How to conduct a right to work check

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All employers have a duty to check that a potential employee is entitled to work in the UK. Here we provide a guide on the points that must be considered.

Three steps to conducting a right to work check

Step 1. Obtain original versions of one or more acceptable documents.

Manually gather the documents required as listed in either List A or List B depending on whether the employee has a permanent or temporarily right to work in the UK. If you conduct the right to work checks correctly before employment begins, and the person has a permanent right to work, you will establish a continuous statutory excuse for the duration of that person’s employment with you. You do not have to conduct any further checks.

Where a person who has a temporary right to work in the UK, if you conduct the right to work checks correctly, you will establish a time-limited statutory excuse. You will be required to conduct a follow-up check in order to retain your statutory excuse. This will generally be when the permission to be in the UK comes to an end.

If the person has a limited leave to remain in the UK, since April 2022 it has been mandatory to conduct right to work checks using the Home Office’s online service. The applicant generates a code from the Home Office online service and shares this with you. This code along with the applicant’s date of birth will give you access to the employer section of the right to work check. 

Alternatively, you can appoint an approved Independent Service Provider to complete the digital verification of the right to work check. However, you would still need to complete step 2 (below) and ensure the documents the service provider produces match the person you are employing.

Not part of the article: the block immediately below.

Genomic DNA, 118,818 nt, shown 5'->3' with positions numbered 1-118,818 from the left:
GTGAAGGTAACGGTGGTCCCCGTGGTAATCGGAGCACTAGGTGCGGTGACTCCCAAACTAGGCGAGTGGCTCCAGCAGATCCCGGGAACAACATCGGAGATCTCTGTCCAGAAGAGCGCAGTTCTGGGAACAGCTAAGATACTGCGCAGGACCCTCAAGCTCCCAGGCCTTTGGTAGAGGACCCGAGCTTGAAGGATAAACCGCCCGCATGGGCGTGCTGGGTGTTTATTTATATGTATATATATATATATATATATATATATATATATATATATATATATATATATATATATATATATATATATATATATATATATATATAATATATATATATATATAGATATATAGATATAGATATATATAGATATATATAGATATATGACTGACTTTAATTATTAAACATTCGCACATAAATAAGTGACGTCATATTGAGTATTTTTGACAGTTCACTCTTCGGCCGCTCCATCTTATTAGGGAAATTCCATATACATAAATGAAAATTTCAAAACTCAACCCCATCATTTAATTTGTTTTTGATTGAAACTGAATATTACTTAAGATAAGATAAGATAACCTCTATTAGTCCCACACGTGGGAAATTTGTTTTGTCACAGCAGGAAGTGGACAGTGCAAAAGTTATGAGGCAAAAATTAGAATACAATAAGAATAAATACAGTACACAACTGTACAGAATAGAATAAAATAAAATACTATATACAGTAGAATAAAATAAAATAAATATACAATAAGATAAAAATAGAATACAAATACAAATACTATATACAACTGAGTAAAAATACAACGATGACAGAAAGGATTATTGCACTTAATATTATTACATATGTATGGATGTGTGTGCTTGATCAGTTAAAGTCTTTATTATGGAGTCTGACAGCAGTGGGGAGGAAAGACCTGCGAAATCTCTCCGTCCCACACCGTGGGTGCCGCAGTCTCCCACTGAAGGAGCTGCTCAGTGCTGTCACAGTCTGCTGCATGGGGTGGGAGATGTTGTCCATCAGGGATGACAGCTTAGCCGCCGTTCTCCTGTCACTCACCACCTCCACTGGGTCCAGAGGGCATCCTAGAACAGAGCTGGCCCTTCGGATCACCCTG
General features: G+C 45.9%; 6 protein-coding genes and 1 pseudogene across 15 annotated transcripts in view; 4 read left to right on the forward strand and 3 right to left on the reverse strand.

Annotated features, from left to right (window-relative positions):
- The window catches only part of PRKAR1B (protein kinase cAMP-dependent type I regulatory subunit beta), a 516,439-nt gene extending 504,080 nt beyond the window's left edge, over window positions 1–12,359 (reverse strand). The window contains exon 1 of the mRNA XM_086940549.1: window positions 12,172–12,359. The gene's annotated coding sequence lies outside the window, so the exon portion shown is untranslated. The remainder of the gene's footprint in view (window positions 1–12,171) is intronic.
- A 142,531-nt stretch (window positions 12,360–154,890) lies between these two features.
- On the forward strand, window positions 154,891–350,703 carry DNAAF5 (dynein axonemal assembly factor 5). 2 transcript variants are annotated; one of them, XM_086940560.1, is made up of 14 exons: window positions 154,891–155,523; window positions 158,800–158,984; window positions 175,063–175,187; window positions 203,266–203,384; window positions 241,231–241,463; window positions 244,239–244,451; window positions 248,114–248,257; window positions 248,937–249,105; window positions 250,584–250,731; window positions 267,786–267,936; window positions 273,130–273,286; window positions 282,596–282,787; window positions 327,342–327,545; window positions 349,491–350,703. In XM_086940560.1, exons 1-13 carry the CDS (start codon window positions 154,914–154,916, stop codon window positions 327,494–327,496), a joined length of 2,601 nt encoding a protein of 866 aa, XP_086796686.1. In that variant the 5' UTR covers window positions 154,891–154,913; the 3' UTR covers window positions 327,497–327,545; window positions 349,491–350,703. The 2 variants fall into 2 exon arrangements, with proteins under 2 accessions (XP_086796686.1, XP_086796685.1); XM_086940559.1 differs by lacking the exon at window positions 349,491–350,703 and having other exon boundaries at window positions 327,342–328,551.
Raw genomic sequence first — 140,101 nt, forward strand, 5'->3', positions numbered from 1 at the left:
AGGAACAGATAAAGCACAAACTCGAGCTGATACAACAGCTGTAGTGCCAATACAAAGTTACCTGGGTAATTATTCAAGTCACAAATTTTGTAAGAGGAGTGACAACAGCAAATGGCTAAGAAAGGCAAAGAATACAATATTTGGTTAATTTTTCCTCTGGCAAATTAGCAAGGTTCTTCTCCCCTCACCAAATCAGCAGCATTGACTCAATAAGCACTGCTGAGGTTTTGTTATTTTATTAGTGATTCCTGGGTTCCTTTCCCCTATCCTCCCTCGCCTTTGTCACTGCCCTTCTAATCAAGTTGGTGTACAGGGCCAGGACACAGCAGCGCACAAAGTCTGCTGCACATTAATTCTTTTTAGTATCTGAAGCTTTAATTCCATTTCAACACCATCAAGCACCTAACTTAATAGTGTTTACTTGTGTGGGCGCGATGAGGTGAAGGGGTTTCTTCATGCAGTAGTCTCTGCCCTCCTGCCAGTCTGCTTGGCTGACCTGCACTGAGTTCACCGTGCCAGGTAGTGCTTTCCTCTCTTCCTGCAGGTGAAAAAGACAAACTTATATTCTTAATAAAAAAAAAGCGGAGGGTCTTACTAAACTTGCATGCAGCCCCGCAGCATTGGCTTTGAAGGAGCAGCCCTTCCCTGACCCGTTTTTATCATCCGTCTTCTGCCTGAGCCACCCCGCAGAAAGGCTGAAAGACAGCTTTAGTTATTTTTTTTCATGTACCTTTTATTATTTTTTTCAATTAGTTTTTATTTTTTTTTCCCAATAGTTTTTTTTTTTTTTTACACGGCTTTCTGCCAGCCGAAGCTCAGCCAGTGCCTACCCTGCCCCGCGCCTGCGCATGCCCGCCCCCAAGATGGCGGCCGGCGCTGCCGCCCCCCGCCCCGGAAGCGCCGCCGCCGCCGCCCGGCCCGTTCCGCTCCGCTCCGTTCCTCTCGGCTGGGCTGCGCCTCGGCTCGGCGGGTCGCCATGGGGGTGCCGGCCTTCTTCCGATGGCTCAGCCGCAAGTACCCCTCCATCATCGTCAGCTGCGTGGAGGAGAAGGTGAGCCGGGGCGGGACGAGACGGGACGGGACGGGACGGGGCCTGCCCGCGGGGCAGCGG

Step 2. Check the documents’ validity in the presence of the holder.

When you are checking the validity of the documents, you must ensure that you do this in the presence of the holder. This may be a physical presence in person or via a live video link. In both cases, you must be in the physical possession of the original documents or Home Office photograph. You cannot rely on the inspection of the document via a live video link or by checking a faxed or scanned copy of the document.

Step 3. Make and retain a clear copy and record the date the check was made. 

You must keep a record of every document you have checked, including the employee’s profile page if using the online service. This may be a hardcopy or a scanned and unalterable copy, such as a jpeg or pdf document. You should keep the copies securely for the duration of the person’s employment and for a further two years after they stop working for you.

You must also make a record of the date on which you conducted your check. This may be by either making a dated declaration on the document copy or by holding a separate record, securely, which may be shown upon request to establish your statutory excuse. This date of check may be written on the document copy as follows: “the date on which this right to work check was made: [insert date]”, or you may make a separate manual or digital record indicating the date you conducted the check and copied the documents.

Additional evidence required from students

When conducting checks, if you are presented with documents indicating that the holder is a student with a limited right to work in the UK during term time, you are required to obtain and retain evidence of their academic term and vacation dates.

Specific points to note

  • You should conduct right to work checks on all potential employees. Do not simply check the status of those who appear to be migrants. Treat all potential employees in the same way.
  • Working illegally is a criminal offence. Illegal workers face having their wages seized. They may also be prosecuted and can be imprisoned for up to six months.
  • If you are found to be employing someone illegally and you have not carried out the prescribed checks, you will face robust sanctions which could include:
    • a civil penalty of up to £60,000 per illegal worker from early 2024 (up from £20,000);
    • a criminal conviction carrying a prison sentence of up to five years and an unlimited fine; 
    • closure of the business and an application for a court compliance order; 
    • disqualification as director;
    • not being able to sponsor migrants; and 
    • seizure of earnings made as a result of illegal working.

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